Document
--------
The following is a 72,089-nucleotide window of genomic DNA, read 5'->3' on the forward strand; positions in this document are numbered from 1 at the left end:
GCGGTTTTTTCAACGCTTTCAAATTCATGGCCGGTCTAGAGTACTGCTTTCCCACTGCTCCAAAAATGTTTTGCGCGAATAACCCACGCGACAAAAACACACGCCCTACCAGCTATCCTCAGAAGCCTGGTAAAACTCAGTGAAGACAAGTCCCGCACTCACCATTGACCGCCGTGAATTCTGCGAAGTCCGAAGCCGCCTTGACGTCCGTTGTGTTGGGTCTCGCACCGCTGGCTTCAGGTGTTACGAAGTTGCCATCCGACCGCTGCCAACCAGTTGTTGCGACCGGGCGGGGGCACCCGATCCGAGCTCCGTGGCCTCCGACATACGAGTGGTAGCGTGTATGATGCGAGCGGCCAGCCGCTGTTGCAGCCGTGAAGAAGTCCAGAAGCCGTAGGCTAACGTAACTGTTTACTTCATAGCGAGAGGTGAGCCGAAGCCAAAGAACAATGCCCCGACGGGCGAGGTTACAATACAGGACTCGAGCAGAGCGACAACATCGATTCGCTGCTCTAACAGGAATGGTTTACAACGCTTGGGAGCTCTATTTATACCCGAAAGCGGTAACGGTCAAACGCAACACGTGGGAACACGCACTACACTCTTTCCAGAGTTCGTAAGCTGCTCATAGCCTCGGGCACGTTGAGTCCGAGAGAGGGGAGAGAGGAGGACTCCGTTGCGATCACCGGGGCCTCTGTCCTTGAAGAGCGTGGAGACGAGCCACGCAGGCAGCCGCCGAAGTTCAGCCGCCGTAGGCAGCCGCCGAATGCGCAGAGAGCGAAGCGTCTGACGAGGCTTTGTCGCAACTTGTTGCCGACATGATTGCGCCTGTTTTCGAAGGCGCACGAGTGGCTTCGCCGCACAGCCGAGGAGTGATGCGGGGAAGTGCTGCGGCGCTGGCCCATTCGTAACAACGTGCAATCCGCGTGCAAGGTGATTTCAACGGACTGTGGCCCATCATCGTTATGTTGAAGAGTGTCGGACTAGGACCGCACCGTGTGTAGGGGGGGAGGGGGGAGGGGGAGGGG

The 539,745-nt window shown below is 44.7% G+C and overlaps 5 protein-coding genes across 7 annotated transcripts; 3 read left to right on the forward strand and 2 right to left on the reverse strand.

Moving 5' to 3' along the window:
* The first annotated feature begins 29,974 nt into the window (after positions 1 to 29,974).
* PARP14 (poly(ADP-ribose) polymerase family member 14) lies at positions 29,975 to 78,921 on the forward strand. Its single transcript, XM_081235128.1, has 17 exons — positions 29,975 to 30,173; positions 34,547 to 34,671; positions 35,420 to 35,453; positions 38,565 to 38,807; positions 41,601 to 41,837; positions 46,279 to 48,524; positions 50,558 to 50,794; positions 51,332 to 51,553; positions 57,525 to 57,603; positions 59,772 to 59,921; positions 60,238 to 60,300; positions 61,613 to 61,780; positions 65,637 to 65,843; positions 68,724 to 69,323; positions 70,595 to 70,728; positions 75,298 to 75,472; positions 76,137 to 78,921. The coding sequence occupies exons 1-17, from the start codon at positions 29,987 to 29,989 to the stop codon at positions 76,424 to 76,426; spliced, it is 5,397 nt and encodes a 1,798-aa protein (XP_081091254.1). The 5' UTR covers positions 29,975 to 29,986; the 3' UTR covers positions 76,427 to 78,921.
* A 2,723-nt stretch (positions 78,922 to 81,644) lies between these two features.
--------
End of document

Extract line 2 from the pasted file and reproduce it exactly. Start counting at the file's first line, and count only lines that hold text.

GCGGTTTTTTCAACGCTTTCAAATTCATGGCCGGTCTAGAGTACTGCTTTCCCACTGCTCCAAAAATGTTTTGCGCGAATAACCCACGCGACAAAAACACACGCCCTACCAGCTATCCTCAGAAGCCTGGTAAAACTCAGTGAAGACAAGTCCCGCACTCACCATTGACCGCCGTGAATTCTGCGAAGTCCGAAGCCGCCTTGACGTCCGTTGTGTTGGGTCTCGCACCGCTGGCTTCAGGTGTTACGAAGTTGCCATCCGACCGCTGCCAACCAGTTGTTGCGACCGGGCGGGGGCACCCGATCCGAGCTCCGTGGCCTCCGACATACGAGTGGTAGCGTGTATGATGCGAGCGGCCAGCCGCTGTTGCAGCCGTGAAGAAGTCCAGAAGCCGTAGGCTAACGTAACTGTTTACTTCATAGCGAGAGGTGAGCCGAAGCCAAAGAACAATGCCCCGACGGGCGAGGTTACAATACAGGACTCGAGCAGAGCGACAACATCGATTCGCTGCTCTAACAGGAATGGTTTACAACGCTTGGGAGCTCTATTTATACCCGAAAGCGGTAACGGTCAAACGCAACACGTGGGAACACGCACTACACTCTTTCCAGAGTTCGTAAGCTGCTCATAGCCTCGGGCACGTTGAGTCCGAGAGAGGGGAGAGAGGAGGACTCCGTTGCGATCACCGGGGCCTCTGTCCTTGAAGAGCGTGGAGACGAGCCACGCAGGCAGCCGCCGAAGTTCAGCCGCCGTAGGCAGCCGCCGAATGCGCAGAGAGCGAAGCGTCTGACGAGGCTTTGTCGCAACTTGTTGCCGACATGATTGCGCCTGTTTTCGAAGGCGCACGAGTGGCTTCGCCGCACAGCCGAGGAGTGATGCGGGGAAGTGCTGCGGCGCTGGCCCATTCGTAACAACGTGCAATCCGCGTGCAAGGTGATTTCAACGGACTGTGGCCCATCATCGTTATGTTGAAGAGTGTCGGACTAGGACCGCACCGTGTGTAGGGGGGGAGGGGGGAGGGGGAGGGG